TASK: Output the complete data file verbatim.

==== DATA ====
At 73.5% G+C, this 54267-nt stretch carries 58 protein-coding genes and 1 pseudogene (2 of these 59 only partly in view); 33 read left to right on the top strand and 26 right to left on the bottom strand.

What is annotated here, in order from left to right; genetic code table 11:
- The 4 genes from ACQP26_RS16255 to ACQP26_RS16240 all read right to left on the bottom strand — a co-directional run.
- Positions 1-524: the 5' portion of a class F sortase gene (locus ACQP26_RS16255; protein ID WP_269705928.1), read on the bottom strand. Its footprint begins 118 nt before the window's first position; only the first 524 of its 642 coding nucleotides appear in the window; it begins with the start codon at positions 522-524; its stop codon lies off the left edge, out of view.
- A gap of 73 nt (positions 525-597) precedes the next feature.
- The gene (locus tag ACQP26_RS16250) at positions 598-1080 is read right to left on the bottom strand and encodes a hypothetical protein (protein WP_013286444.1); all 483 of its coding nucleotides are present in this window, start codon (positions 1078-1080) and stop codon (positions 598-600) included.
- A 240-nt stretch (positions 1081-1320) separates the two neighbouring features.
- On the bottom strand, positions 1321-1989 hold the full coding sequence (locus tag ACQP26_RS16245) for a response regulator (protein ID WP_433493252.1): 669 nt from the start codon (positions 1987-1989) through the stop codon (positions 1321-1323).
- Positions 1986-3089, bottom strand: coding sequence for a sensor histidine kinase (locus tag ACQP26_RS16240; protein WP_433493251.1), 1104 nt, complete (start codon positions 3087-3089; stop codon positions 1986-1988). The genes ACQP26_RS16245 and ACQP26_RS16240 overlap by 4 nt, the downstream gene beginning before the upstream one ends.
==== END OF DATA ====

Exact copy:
At 73.5% G+C, this 54267-nt stretch carries 58 protein-coding genes and 1 pseudogene (2 of these 59 only partly in view); 33 read left to right on the top strand and 26 right to left on the bottom strand.

What is annotated here, in order from left to right; genetic code table 11:
- The 4 genes from ACQP26_RS16255 to ACQP26_RS16240 all read right to left on the bottom strand — a co-directional run.
- Positions 1-524: the 5' portion of a class F sortase gene (locus ACQP26_RS16255; protein ID WP_269705928.1), read on the bottom strand. Its footprint begins 118 nt before the window's first position; only the first 524 of its 642 coding nucleotides appear in the window; it begins with the start codon at positions 522-524; its stop codon lies off the left edge, out of view.
- A gap of 73 nt (positions 525-597) precedes the next feature.
- The gene (locus tag ACQP26_RS16250) at positions 598-1080 is read right to left on the bottom strand and encodes a hypothetical protein (protein WP_013286444.1); all 483 of its coding nucleotides are present in this window, start codon (positions 1078-1080) and stop codon (positions 598-600) included.
- A 240-nt stretch (positions 1081-1320) separates the two neighbouring features.
- On the bottom strand, positions 1321-1989 hold the full coding sequence (locus tag ACQP26_RS16245) for a response regulator (protein ID WP_433493252.1): 669 nt from the start codon (positions 1987-1989) through the stop codon (positions 1321-1323).
- Positions 1986-3089, bottom strand: coding sequence for a sensor histidine kinase (locus tag ACQP26_RS16240; protein WP_433493251.1), 1104 nt, complete (start codon positions 3087-3089; stop codon positions 1986-1988). The genes ACQP26_RS16245 and ACQP26_RS16240 overlap by 4 nt, the downstream gene beginning before the upstream one ends.